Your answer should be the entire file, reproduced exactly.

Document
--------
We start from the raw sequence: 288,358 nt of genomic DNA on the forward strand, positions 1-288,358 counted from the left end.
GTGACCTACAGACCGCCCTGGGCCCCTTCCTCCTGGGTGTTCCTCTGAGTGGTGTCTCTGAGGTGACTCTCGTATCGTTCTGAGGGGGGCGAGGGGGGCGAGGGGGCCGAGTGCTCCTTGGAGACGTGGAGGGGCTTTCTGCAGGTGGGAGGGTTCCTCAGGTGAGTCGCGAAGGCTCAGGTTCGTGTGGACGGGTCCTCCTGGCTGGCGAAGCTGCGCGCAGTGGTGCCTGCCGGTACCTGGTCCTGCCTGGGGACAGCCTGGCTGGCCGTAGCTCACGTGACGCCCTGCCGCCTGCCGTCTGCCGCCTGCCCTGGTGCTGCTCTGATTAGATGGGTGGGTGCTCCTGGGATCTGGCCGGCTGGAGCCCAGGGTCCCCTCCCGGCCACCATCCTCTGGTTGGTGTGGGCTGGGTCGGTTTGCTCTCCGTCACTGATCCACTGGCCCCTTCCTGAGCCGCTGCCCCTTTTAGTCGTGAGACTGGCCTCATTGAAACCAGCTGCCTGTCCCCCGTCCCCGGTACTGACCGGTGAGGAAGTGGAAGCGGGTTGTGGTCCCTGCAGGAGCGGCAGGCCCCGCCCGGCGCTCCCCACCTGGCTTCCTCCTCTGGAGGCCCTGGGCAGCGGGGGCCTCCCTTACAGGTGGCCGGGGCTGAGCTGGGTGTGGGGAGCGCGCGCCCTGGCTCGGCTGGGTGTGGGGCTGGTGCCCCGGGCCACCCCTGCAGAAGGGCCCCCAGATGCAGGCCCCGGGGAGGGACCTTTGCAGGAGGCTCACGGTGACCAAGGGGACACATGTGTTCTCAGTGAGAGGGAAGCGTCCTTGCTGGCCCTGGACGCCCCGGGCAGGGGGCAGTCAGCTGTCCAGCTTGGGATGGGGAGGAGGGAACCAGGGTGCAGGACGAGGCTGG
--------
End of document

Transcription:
We start from the raw sequence: 288,358 nt of genomic DNA on the forward strand, positions 1-288,358 counted from the left end.
GTGACCTACAGACCGCCCTGGGCCCCTTCCTCCTGGGTGTTCCTCTGAGTGGTGTCTCTGAGGTGACTCTCGTATCGTTCTGAGGGGGGCGAGGGGGGCGAGGGGGCCGAGTGCTCCTTGGAGACGTGGAGGGGCTTTCTGCAGGTGGGAGGGTTCCTCAGGTGAGTCGCGAAGGCTCAGGTTCGTGTGGACGGGTCCTCCTGGCTGGCGAAGCTGCGCGCAGTGGTGCCTGCCGGTACCTGGTCCTGCCTGGGGACAGCCTGGCTGGCCGTAGCTCACGTGACGCCCTGCCGCCTGCCGTCTGCCGCCTGCCCTGGTGCTGCTCTGATTAGATGGGTGGGTGCTCCTGGGATCTGGCCGGCTGGAGCCCAGGGTCCCCTCCCGGCCACCATCCTCTGGTTGGTGTGGGCTGGGTCGGTTTGCTCTCCGTCACTGATCCACTGGCCCCTTCCTGAGCCGCTGCCCCTTTTAGTCGTGAGACTGGCCTCATTGAAACCAGCTGCCTGTCCCCCGTCCCCGGTACTGACCGGTGAGGAAGTGGAAGCGGGTTGTGGTCCCTGCAGGAGCGGCAGGCCCCGCCCGGCGCTCCCCACCTGGCTTCCTCCTCTGGAGGCCCTGGGCAGCGGGGGCCTCCCTTACAGGTGGCCGGGGCTGAGCTGGGTGTGGGGAGCGCGCGCCCTGGCTCGGCTGGGTGTGGGGCTGGTGCCCCGGGCCACCCCTGCAGAAGGGCCCCCAGATGCAGGCCCCGGGGAGGGACCTTTGCAGGAGGCTCACGGTGACCAAGGGGACACATGTGTTCTCAGTGAGAGGGAAGCGTCCTTGCTGGCCCTGGACGCCCCGGGCAGGGGGCAGTCAGCTGTCCAGCTTGGGATGGGGAGGAGGGAACCAGGGTGCAGGACGAGGCTGG